During their thousand-year sojourn in Poland Jews helped the country flourish, making great contributions in the fields of commerce, industry, crafts, agriculture, and finance, and in the Polish military as well.
Throughout the period in which Jews lived in Poland many Jews served in the Polish army, taking part in the country’s wars and its battles to achieve independence or defend its independence.
Many of the Jewish fighters, some of them senior officers, became legends in the Polish army, such as Lieutenant Colonel Berek Joselewicz, a hero of the Kościuszko uprising in 1794 and the battles against the Russians, Austrians, and Prussians in the years following the uprising.
Joselewicz fell in 1809 in a battle with the Austrians near the city of Kock, becoming a symbol of the joint Polish-Jewish struggle for Polish independence. The Jewish officer was commemorated in history books, stories of heroism studied in military academies, and in a painting by Juliusz Kossak, who showed Joselewicz on horseback with his soldiers.
Fighting against Nazis
Many Jews fought in the war from 1919-1921, when Poland once again was fighting for its independence, this time against the Soviet Union. They excelled in battle and gained their commanders’ esteem for their courage.
During the Nazi occupation from 1939-1945 Jews also did their part as soldiers in the Free Polish Army and as partisans behind enemy lines. It is true that there were partisan units that did not accept Jewish fighters or even harmed them, but this did not prevent Jews from fighting the Germans in all-Jewish units or units with Poles who considered them comrades in arms.
Jews who hid and lived under a Polish identity, and even those who managed to leave the Warsaw Ghetto, which was completely destroyed following the 1943 uprising, took part in the Warsaw uprising led by Bór-Komorowski in the summer of 1944, and many of them were killed.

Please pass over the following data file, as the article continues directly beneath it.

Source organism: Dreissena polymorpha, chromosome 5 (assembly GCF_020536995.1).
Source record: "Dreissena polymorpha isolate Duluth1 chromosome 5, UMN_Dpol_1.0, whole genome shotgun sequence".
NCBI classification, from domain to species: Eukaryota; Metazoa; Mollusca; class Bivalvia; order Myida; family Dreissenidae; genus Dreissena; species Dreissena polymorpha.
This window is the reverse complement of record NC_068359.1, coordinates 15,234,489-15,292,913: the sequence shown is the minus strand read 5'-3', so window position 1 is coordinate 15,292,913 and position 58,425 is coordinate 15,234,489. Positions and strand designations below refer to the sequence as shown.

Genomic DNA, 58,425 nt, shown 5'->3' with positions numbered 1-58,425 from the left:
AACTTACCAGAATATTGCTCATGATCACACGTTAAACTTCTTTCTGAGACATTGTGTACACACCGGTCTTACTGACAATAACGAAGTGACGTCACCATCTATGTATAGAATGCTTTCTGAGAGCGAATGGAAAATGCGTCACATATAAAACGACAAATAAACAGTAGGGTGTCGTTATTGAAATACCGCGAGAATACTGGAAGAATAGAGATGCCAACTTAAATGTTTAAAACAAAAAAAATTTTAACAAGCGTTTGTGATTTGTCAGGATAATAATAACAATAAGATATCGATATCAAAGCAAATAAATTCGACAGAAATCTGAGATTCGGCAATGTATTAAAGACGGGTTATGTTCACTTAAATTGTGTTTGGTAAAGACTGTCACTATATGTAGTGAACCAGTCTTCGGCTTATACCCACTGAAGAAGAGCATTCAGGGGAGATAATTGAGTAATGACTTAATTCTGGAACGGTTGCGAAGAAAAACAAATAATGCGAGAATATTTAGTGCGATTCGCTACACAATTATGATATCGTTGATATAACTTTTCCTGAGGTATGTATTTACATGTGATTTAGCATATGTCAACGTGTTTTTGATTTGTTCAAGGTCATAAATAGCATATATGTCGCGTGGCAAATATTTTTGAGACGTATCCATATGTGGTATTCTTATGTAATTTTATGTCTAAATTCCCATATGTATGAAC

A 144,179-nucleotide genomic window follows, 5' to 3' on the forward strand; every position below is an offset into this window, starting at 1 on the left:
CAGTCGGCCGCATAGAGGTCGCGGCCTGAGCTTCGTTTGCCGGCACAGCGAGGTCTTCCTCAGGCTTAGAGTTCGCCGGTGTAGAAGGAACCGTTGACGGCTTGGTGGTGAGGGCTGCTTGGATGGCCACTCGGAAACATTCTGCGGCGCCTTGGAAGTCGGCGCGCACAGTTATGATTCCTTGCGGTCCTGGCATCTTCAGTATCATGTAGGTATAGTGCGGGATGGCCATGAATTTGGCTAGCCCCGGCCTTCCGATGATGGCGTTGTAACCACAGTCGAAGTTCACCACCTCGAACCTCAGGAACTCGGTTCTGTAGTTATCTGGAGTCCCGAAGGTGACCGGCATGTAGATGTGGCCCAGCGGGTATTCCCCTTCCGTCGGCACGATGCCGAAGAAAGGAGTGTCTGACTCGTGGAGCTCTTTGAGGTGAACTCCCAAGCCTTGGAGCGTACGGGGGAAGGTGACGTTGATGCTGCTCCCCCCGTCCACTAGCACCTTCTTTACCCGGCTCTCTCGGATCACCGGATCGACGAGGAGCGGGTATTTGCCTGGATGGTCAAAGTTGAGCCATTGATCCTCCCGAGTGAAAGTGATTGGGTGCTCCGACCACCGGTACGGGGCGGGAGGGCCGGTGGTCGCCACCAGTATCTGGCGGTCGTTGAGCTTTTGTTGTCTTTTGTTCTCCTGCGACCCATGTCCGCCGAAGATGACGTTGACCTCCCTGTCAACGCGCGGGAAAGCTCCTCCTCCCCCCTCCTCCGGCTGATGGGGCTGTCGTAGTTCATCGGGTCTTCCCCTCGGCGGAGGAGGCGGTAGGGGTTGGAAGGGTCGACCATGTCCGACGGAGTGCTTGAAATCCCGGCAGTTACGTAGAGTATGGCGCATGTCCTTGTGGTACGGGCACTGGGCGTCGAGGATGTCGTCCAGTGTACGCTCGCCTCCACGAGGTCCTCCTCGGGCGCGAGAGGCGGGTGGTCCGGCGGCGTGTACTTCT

Exhibition in their memory
The exhibition, set to open next week at the Menachem Begin Heritage Center in Jerusalem, shows the part the Jews played as soldiers and officers in all of Poland’s wars (“Polish Jews—Polish soldiers”). The Israel office of the World Jewish Congress and the Polish Embassy in Israel initiated the exhibition. The guest of honor at the opening ceremony will be Polish President Lech Kaczyński.
The exhibits are from the collection of the Jewish Historical Institute in Warsaw, the central archive of the Polish Army, the Polish National Library, and the Museum of Independence in Warsaw.
According to Polish documents, the percentage of Jews serving in the Polish army in WWII—both when the Germans invaded Poland on September 1, 1939, and in the ranks of the Free Polish Army organized in the Soviet Union and in England—came to 10 percent of the total forces.
In other words, some 100,000 Jewish soldiers and officers fought in the battles following the German invasion, which lasted for 17 days, and nearly 20,000 Jews served in the ranks of the Free Polish Army.
Thousands of Jews fell in the battles, and tens of thousands were taken prisoner together with their Polish comrades. But the Germans did not deal with the approximately 50,000 Jewish POWs according to the Geneva Convention, and most were sent to various concentration camps and from there to extermination in camps in Poland.
Begin was there too
The late Menachem Begin fought in the Second World War as an officer in the ranks of the Free Polish Army under the command of General Wladyslaw Anders. More than 10,000 Jews served in Anders’s Army and fought in the famous battle of Monte Cassino in Italy in 1944. Soldiers from the Jewish Brigade—established a short time earlier as part of the British Army—fought alongside them.
One of the more horrifying events of the Second World War was the Katyn Massacre. In spring 1940, at Stalin’s orders, the Soviets murdered more than 4,000 Polish officers not far from the town of Katyn. The officers were shot in the head and their bodies thrown into a mass grave.
For years the Soviets claimed that the Polish officers had been murdered by the Germans, and in order to back up their claims they buried German clothing, ID cards, and weaponry in the mass grave.
Bobby Brown, Executive Director of the World Jewish Congress in Israel, and one of the initiators of the exhibition, believes that it is not just a fascinating historical document but also part of the struggle for public opinion abroad, including in Poland, with the goal of doing justice to Polish Jewry and Holocaust survivors.